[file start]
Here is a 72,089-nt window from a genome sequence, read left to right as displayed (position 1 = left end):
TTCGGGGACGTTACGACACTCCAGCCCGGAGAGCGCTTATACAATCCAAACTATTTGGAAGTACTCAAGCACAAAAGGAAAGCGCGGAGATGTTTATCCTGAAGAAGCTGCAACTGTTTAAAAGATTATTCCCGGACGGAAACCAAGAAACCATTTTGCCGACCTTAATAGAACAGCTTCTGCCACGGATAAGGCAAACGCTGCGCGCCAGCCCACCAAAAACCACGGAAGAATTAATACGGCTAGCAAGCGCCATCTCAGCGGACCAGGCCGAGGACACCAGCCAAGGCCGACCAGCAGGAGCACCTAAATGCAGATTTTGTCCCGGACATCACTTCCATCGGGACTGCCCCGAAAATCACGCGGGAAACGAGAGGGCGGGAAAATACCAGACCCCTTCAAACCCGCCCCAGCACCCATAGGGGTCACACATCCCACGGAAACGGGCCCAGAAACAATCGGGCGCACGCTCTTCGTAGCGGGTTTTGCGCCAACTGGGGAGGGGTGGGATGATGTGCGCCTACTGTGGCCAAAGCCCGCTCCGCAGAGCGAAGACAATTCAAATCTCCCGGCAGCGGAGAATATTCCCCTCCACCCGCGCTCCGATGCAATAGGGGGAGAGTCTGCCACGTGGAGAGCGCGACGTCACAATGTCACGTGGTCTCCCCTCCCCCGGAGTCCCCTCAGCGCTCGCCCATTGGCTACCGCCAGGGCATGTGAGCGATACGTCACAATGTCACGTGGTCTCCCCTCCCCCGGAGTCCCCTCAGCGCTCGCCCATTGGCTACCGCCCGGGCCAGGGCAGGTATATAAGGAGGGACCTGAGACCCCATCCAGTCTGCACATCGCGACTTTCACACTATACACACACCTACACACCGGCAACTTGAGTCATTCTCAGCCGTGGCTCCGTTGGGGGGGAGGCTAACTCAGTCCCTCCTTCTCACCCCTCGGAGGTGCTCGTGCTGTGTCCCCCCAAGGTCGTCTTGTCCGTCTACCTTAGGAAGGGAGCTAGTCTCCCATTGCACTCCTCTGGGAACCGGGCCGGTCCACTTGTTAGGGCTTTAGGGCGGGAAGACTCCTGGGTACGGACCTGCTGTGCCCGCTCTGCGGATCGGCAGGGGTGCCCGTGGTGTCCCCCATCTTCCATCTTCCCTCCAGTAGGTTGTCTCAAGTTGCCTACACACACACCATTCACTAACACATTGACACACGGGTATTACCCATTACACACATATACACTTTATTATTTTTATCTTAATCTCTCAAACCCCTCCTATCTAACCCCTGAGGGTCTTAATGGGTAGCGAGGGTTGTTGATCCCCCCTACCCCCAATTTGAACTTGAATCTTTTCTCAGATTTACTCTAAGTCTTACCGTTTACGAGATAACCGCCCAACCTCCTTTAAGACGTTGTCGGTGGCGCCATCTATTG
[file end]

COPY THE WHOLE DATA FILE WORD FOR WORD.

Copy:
Here is a 72,089-nt window from a genome sequence, read left to right as displayed (position 1 = left end):
TTCGGGGACGTTACGACACTCCAGCCCGGAGAGCGCTTATACAATCCAAACTATTTGGAAGTACTCAAGCACAAAAGGAAAGCGCGGAGATGTTTATCCTGAAGAAGCTGCAACTGTTTAAAAGATTATTCCCGGACGGAAACCAAGAAACCATTTTGCCGACCTTAATAGAACAGCTTCTGCCACGGATAAGGCAAACGCTGCGCGCCAGCCCACCAAAAACCACGGAAGAATTAATACGGCTAGCAAGCGCCATCTCAGCGGACCAGGCCGAGGACACCAGCCAAGGCCGACCAGCAGGAGCACCTAAATGCAGATTTTGTCCCGGACATCACTTCCATCGGGACTGCCCCGAAAATCACGCGGGAAACGAGAGGGCGGGAAAATACCAGACCCCTTCAAACCCGCCCCAGCACCCATAGGGGTCACACATCCCACGGAAACGGGCCCAGAAACAATCGGGCGCACGCTCTTCGTAGCGGGTTTTGCGCCAACTGGGGAGGGGTGGGATGATGTGCGCCTACTGTGGCCAAAGCCCGCTCCGCAGAGCGAAGACAATTCAAATCTCCCGGCAGCGGAGAATATTCCCCTCCACCCGCGCTCCGATGCAATAGGGGGAGAGTCTGCCACGTGGAGAGCGCGACGTCACAATGTCACGTGGTCTCCCCTCCCCCGGAGTCCCCTCAGCGCTCGCCCATTGGCTACCGCCAGGGCATGTGAGCGATACGTCACAATGTCACGTGGTCTCCCCTCCCCCGGAGTCCCCTCAGCGCTCGCCCATTGGCTACCGCCCGGGCCAGGGCAGGTATATAAGGAGGGACCTGAGACCCCATCCAGTCTGCACATCGCGACTTTCACACTATACACACACCTACACACCGGCAACTTGAGTCATTCTCAGCCGTGGCTCCGTTGGGGGGGAGGCTAACTCAGTCCCTCCTTCTCACCCCTCGGAGGTGCTCGTGCTGTGTCCCCCCAAGGTCGTCTTGTCCGTCTACCTTAGGAAGGGAGCTAGTCTCCCATTGCACTCCTCTGGGAACCGGGCCGGTCCACTTGTTAGGGCTTTAGGGCGGGAAGACTCCTGGGTACGGACCTGCTGTGCCCGCTCTGCGGATCGGCAGGGGTGCCCGTGGTGTCCCCCATCTTCCATCTTCCCTCCAGTAGGTTGTCTCAAGTTGCCTACACACACACCATTCACTAACACATTGACACACGGGTATTACCCATTACACACATATACACTTTATTATTTTTATCTTAATCTCTCAAACCCCTCCTATCTAACCCCTGAGGGTCTTAATGGGTAGCGAGGGTTGTTGATCCCCCCTACCCCCAATTTGAACTTGAATCTTTTCTCAGATTTACTCTAAGTCTTACCGTTTACGAGATAACCGCCCAACCTCCTTTAAGACGTTGTCGGTGGCGCCATCTATTG